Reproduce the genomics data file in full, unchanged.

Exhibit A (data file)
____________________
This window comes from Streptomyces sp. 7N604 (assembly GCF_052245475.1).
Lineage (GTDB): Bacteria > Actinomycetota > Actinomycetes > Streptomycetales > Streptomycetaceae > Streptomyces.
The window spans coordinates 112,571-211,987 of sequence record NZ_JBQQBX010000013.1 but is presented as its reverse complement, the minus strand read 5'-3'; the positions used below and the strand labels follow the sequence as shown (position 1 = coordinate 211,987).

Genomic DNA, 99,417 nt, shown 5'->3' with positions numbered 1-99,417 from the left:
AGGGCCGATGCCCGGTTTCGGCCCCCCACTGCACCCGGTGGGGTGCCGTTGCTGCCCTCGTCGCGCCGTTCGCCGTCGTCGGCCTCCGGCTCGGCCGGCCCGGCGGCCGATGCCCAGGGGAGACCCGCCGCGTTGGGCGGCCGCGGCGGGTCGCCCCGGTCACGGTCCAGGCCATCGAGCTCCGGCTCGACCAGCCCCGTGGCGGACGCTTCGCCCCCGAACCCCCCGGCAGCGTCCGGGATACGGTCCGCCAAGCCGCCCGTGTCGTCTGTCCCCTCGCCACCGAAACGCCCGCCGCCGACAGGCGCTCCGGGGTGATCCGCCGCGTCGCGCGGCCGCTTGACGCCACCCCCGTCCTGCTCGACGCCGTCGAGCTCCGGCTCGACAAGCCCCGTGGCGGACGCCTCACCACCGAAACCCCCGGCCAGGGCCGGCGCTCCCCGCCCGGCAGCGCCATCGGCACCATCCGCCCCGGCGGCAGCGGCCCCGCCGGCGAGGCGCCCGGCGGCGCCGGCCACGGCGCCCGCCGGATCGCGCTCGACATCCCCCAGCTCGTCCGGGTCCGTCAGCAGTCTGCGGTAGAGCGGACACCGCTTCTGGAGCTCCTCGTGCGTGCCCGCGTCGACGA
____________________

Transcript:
This window comes from Streptomyces sp. 7N604 (assembly GCF_052245475.1).
Lineage (GTDB): Bacteria > Actinomycetota > Actinomycetes > Streptomycetales > Streptomycetaceae > Streptomyces.
The window spans coordinates 112,571-211,987 of sequence record NZ_JBQQBX010000013.1 but is presented as its reverse complement, the minus strand read 5'-3'; the positions used below and the strand labels follow the sequence as shown (position 1 = coordinate 211,987).

Genomic DNA, 99,417 nt, shown 5'->3' with positions numbered 1-99,417 from the left:
AGGGCCGATGCCCGGTTTCGGCCCCCCACTGCACCCGGTGGGGTGCCGTTGCTGCCCTCGTCGCGCCGTTCGCCGTCGTCGGCCTCCGGCTCGGCCGGCCCGGCGGCCGATGCCCAGGGGAGACCCGCCGCGTTGGGCGGCCGCGGCGGGTCGCCCCGGTCACGGTCCAGGCCATCGAGCTCCGGCTCGACCAGCCCCGTGGCGGACGCTTCGCCCCCGAACCCCCCGGCAGCGTCCGGGATACGGTCCGCCAAGCCGCCCGTGTCGTCTGTCCCCTCGCCACCGAAACGCCCGCCGCCGACAGGCGCTCCGGGGTGATCCGCCGCGTCGCGCGGCCGCTTGACGCCACCCCCGTCCTGCTCGACGCCGTCGAGCTCCGGCTCGACAAGCCCCGTGGCGGACGCCTCACCACCGAAACCCCCGGCCAGGGCCGGCGCTCCCCGCCCGGCAGCGCCATCGGCACCATCCGCCCCGGCGGCAGCGGCCCCGCCGGCGAGGCGCCCGGCGGCGCCGGCCACGGCGCCCGCCGGATCGCGCTCGACATCCCCCAGCTCGTCCGGGTCCGTCAGCAGTCTGCGGTAGAGCGGACACCGCTTCTGGAGCTCCTCGTGCGTGCCCGCGTCGACGA